drive by truckers

Drive by Truckers: The Paradise Rock Club, Boston, MA 3/13/13

Despite no local radio airplay, (does any real band get played on commercial radio anymore?) or other promotion, the Paradise was filled to capacity.  Further it seemed like the audience had this date circled on the calendar for a while.  When the band lit into “Where the Devil Don’t Stay” opener, the crowd’s anxious buzz of anticipation turned to hootin’, hollerin’ enthusiasm.  

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Patterson Hood: Heat Lightning Rumbles in the Distance

Patterson Hood excels at crafting lyrics about southern despair and human fallacy. His third solo album, Heat Lightning Rumbles in the Distance, is a gripping listen, full of the desperate and downtrodden characters he’s so adept at understanding. Much like his work with the Drive-By Truckers, the songs here are full of hard times, hard liquor and hard lessons; the titular weather occurrence is just about the least dramatic thing that happens during this loose 12-song narrative.

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Drive by Truckers: Crescent Ballroom, Phoenix, AZ 3/13/12

Although Drive by Truckers  have never been down and out like the protagonists of their songs, these musicians haven’t exactly driven an easy road either.  Last December, Shonna Tucker, their bassist since 2003 and lead singer of a handful of stellar DBT numbers, abruptly left the band.  If that wasn’t enough of a rock and roll cliché, the three guitar southern rooted rock band’s equipment truck broke down the night prior to Phoenix, forcing the band to spend the night in the snowy mountain town of Flagstaff waiting for a fix.  

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Review: DMB Caravan – Chicago

Dave Matthews Band Caravan @ Lakeside Chicago – July 8-10

The Dave Matthews Band’s roving music festival Caravan made its second stop at Chicago’s Lakeside on July 8 – 10. The festival featured 38 bands spread over three days and three stages, and the Dave Matthews Band (DMB) closed out each night with three-hour performances. For DMB fans I am sure the experience was heavenly; as for the rest of us Caravan was exhausting, yet it had its perks. I was drawn to Caravan for primarily two reasons: The Flaming Lips were performing The Dark Side of the Moon and the festival was at a new, never-before used site on the south side of the Windy City.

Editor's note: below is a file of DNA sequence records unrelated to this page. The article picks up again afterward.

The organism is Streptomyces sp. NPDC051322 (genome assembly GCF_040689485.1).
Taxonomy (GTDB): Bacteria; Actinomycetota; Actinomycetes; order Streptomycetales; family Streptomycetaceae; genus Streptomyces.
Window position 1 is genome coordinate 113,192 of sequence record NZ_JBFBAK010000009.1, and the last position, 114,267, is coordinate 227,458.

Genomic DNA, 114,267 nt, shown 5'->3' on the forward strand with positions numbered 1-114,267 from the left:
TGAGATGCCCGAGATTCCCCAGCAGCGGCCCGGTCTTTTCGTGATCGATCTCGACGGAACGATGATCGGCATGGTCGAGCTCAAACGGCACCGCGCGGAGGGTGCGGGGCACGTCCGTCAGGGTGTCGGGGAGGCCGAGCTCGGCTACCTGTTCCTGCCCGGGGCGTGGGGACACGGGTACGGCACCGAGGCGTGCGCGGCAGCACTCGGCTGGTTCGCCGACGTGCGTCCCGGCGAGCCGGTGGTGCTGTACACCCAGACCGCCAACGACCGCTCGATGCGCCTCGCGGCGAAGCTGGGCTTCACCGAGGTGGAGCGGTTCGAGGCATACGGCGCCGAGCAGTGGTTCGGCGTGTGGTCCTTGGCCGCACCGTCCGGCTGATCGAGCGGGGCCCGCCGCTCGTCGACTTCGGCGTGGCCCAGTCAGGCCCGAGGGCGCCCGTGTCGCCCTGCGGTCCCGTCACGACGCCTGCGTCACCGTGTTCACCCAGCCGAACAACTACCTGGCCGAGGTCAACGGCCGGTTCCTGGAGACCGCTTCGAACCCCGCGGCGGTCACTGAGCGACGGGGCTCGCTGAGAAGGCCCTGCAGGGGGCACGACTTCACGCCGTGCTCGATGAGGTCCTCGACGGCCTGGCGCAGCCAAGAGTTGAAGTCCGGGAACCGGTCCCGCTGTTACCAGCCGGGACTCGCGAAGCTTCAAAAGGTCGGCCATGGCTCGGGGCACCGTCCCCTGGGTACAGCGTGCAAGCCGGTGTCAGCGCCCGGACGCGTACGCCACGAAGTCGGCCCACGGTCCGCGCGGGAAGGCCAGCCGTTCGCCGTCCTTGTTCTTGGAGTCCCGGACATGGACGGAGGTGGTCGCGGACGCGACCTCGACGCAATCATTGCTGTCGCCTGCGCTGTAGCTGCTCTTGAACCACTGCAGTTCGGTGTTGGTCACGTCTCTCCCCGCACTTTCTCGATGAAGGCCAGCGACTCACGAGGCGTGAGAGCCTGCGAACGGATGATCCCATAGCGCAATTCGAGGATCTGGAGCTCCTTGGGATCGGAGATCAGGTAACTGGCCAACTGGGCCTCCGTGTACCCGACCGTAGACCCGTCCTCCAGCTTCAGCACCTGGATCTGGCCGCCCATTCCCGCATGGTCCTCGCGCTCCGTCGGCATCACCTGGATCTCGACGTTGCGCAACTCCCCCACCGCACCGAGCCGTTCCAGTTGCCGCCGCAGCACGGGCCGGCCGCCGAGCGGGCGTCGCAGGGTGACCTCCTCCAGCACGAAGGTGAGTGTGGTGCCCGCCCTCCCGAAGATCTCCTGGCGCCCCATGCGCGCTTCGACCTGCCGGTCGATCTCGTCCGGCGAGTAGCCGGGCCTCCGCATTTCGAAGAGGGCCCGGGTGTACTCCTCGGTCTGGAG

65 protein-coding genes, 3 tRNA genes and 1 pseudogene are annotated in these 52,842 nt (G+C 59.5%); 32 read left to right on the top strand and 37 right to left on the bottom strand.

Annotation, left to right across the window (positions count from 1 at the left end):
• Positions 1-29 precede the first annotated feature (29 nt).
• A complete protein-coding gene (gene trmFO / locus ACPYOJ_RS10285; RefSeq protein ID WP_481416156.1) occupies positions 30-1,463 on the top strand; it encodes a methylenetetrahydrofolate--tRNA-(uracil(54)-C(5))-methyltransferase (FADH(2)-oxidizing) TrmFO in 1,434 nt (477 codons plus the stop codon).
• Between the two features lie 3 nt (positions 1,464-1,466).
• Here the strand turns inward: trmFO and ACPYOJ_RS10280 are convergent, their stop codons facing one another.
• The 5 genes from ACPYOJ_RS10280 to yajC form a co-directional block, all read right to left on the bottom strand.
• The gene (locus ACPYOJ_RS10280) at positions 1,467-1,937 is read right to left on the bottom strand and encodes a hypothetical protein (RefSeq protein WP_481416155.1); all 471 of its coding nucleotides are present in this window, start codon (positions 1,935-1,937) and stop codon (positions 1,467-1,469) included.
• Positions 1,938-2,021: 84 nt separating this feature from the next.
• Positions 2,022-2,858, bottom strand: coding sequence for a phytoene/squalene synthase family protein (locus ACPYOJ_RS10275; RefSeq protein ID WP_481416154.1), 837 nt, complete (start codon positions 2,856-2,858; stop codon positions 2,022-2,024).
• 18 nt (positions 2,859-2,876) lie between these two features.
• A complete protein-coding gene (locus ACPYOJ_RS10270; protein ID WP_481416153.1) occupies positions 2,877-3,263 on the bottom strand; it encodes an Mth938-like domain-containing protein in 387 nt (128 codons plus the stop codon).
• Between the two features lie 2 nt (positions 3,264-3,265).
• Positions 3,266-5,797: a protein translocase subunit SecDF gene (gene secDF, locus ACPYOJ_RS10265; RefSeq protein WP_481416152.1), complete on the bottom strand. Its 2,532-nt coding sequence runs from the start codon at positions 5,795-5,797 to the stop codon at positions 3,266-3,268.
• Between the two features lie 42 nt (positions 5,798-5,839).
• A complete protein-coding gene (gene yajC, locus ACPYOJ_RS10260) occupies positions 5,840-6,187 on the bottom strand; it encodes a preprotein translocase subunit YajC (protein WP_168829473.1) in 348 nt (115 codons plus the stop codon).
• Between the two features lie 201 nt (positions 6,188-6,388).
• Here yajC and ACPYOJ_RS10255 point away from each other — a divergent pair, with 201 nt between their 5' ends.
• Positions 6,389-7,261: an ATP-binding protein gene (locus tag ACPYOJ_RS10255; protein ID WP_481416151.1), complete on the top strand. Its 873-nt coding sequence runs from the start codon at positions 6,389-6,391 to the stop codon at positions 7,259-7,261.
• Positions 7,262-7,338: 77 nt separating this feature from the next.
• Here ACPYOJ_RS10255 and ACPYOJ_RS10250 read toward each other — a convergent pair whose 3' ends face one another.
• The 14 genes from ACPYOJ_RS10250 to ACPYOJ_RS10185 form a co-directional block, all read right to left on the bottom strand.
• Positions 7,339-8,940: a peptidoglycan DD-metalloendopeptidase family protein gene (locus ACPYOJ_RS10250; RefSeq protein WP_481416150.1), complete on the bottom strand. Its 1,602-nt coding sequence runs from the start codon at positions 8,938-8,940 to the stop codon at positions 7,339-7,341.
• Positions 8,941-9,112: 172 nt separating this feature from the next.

Chicago geography is strange in that one side of the city may as well be a different state from the other. Those who live anywhere north of the Loop, aka downtown, rarely venture south of the Loop and vice versa. Caravan was stationed at an old U.S. Steel Plant near 83rd street off Lake Michigan, roughly nine miles south of downtown. The festival’s location was a great tactic to draw life and money into the under served community.

Initially I was pumped about Caravan; Flaming Lips and a south side adventure! Being a Chicagoan I tend to travel by bus or train. The press release for the festival read “easily access Lakeside” by public transportation. Alright, sounded easy enough. The first red flag was when I Googled directions, the site did not register on the map. Weird, but no problem, I thought. I would just hop on the train and hope for the best. The second red flag raised when it took me two to three hours each way to get to and fro the grounds. I participated in a pilgrimage revolved around a band I did not necessarily care for.

READ ON for more of Allison’s take on DMB Caravan Chicago…

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Tour Dates: A Serving Of Hot Tuna

Back in 1969, Jorma Kaukonen and Jack Casady originally started Hot Tuna as a side project to play some live dates during Jefferson Airplane’s hiatus, as Grace Slick recovered from

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